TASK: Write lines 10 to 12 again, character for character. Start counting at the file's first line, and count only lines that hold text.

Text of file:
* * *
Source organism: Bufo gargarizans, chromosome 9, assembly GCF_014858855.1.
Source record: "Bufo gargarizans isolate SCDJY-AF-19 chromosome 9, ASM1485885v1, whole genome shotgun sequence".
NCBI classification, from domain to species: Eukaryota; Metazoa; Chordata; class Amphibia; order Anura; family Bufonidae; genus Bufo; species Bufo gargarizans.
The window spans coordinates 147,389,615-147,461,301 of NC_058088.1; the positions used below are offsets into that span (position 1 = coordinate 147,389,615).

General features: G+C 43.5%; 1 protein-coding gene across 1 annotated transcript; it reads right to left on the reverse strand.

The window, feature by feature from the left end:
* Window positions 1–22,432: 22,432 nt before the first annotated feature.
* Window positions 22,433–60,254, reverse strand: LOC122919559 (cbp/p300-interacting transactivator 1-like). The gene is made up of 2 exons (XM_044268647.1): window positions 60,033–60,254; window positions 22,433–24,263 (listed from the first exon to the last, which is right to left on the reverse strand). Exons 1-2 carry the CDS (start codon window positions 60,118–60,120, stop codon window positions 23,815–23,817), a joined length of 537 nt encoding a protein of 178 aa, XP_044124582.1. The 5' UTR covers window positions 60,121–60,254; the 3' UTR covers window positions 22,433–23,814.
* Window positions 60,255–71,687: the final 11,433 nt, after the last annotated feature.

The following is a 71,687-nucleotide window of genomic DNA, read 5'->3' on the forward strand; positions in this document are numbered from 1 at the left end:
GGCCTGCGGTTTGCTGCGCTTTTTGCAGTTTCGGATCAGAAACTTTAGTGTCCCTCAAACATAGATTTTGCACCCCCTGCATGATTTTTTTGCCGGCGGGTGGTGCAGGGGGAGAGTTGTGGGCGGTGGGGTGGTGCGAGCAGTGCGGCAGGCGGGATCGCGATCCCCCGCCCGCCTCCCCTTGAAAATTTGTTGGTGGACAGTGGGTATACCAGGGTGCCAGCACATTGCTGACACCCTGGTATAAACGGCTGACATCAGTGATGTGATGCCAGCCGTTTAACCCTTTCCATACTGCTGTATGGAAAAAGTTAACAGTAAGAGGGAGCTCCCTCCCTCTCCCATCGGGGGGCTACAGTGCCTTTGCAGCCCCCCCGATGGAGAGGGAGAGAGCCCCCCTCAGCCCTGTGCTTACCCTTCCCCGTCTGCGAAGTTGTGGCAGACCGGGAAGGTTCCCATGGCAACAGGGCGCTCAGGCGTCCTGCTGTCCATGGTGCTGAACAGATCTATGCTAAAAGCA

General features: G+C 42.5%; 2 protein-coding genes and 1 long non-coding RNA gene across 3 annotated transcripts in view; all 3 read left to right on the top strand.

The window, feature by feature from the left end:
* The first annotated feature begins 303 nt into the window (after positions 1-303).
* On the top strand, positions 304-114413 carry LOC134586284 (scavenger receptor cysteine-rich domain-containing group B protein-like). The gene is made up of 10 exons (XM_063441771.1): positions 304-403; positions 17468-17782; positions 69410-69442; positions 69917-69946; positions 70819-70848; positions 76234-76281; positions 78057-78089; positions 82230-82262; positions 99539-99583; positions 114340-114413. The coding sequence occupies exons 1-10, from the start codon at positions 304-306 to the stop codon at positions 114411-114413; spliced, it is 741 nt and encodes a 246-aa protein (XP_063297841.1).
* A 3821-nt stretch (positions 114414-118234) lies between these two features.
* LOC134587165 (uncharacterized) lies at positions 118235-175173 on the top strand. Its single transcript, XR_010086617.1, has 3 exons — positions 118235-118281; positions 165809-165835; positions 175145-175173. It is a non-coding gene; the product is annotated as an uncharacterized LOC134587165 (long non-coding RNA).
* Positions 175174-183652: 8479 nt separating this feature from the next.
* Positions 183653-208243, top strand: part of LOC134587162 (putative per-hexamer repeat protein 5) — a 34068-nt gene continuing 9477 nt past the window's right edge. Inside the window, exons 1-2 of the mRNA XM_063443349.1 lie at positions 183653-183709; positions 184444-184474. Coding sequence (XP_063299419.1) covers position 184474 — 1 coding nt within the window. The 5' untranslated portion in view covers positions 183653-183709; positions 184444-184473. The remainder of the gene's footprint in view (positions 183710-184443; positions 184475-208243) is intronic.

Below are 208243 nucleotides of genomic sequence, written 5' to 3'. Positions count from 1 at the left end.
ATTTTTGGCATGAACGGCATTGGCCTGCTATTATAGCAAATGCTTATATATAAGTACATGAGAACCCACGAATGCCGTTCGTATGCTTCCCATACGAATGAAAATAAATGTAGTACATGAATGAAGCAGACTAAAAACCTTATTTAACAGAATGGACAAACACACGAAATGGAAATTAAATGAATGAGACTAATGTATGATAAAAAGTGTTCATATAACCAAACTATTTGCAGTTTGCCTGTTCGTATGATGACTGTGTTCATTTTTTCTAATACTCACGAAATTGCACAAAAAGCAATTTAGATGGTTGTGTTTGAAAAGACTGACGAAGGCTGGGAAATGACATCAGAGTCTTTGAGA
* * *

The following is a 71,687-nucleotide window of genomic DNA, read 5'->3' on the forward strand; positions in this document are numbered from 1 at the left end:
GGCCTGCGGTTTGCTGCGCTTTTTGCAGTTTCGGATCAGAAACTTTAGTGTCCCTCAAACATAGATTTTGCACCCCCTGCATGATTTTTTTGCCGGCGGGTGGTGCAGGGGGAGAGTTGTGGGCGGTGGGGTGGTGCGAGCAGTGCGGCAGGCGGGATCGCGATCCCCCGCCCGCCTCCCCTTGAAAATTTGTTGGTGGACAGTGGGTATACCAGGGTGCCAGCACATTGCTGACACCCTGGTATAAACGGCTGACATCAGTGATGTGATGCCAGCCGTTTAACCCTTTCCATACTGCTGTATGGAAAAAGTTAACAGTAAGAGGGAGCTCCCTCCCTCTCCCATCGGGGGGCTACAGTGCCTTTGCAGCCCCCCCGATGGAGAGGGAGAGAGCCCCCCTCAGCCCTGTGCTTACCCTTCCCCGTCTGCGAAGTTGTGGCAGACCGGGAAGGTTCCCATGGCAACAGGGCGCTCAGGCGTCCTGCTGTCCATGGTGCTGAACAGATCTATGCTAAAAGCA

General features: G+C 42.5%; 2 protein-coding genes and 1 long non-coding RNA gene across 3 annotated transcripts in view; all 3 read left to right on the top strand.